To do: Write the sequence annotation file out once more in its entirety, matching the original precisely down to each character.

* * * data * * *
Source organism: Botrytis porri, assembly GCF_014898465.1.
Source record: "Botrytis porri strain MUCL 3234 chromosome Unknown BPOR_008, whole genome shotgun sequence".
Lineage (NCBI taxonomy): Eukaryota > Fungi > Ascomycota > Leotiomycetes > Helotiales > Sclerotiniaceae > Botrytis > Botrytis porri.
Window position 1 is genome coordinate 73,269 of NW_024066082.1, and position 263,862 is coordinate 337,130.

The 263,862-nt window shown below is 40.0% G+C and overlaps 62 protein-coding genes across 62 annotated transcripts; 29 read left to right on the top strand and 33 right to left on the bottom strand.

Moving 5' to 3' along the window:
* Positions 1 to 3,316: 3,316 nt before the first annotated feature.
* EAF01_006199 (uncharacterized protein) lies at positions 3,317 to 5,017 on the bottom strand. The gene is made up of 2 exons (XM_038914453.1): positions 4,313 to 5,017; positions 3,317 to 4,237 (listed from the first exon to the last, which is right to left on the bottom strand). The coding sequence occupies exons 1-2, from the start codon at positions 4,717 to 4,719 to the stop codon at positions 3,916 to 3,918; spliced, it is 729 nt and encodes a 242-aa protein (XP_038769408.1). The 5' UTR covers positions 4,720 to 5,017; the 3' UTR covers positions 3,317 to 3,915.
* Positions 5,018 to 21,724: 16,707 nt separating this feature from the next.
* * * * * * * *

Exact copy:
Source organism: Botrytis porri, assembly GCF_014898465.1.
Source record: "Botrytis porri strain MUCL 3234 chromosome Unknown BPOR_008, whole genome shotgun sequence".
Lineage (NCBI taxonomy): Eukaryota > Fungi > Ascomycota > Leotiomycetes > Helotiales > Sclerotiniaceae > Botrytis > Botrytis porri.
Window position 1 is genome coordinate 73,269 of NW_024066082.1, and position 263,862 is coordinate 337,130.

The 263,862-nt window shown below is 40.0% G+C and overlaps 62 protein-coding genes across 62 annotated transcripts; 29 read left to right on the top strand and 33 right to left on the bottom strand.

Moving 5' to 3' along the window:
* Positions 1 to 3,316: 3,316 nt before the first annotated feature.
* EAF01_006199 (uncharacterized protein) lies at positions 3,317 to 5,017 on the bottom strand. The gene is made up of 2 exons (XM_038914453.1): positions 4,313 to 5,017; positions 3,317 to 4,237 (listed from the first exon to the last, which is right to left on the bottom strand). The coding sequence occupies exons 1-2, from the start codon at positions 4,717 to 4,719 to the stop codon at positions 3,916 to 3,918; spliced, it is 729 nt and encodes a 242-aa protein (XP_038769408.1). The 5' UTR covers positions 4,720 to 5,017; the 3' UTR covers positions 3,317 to 3,915.
* Positions 5,018 to 21,724: 16,707 nt separating this feature from the next.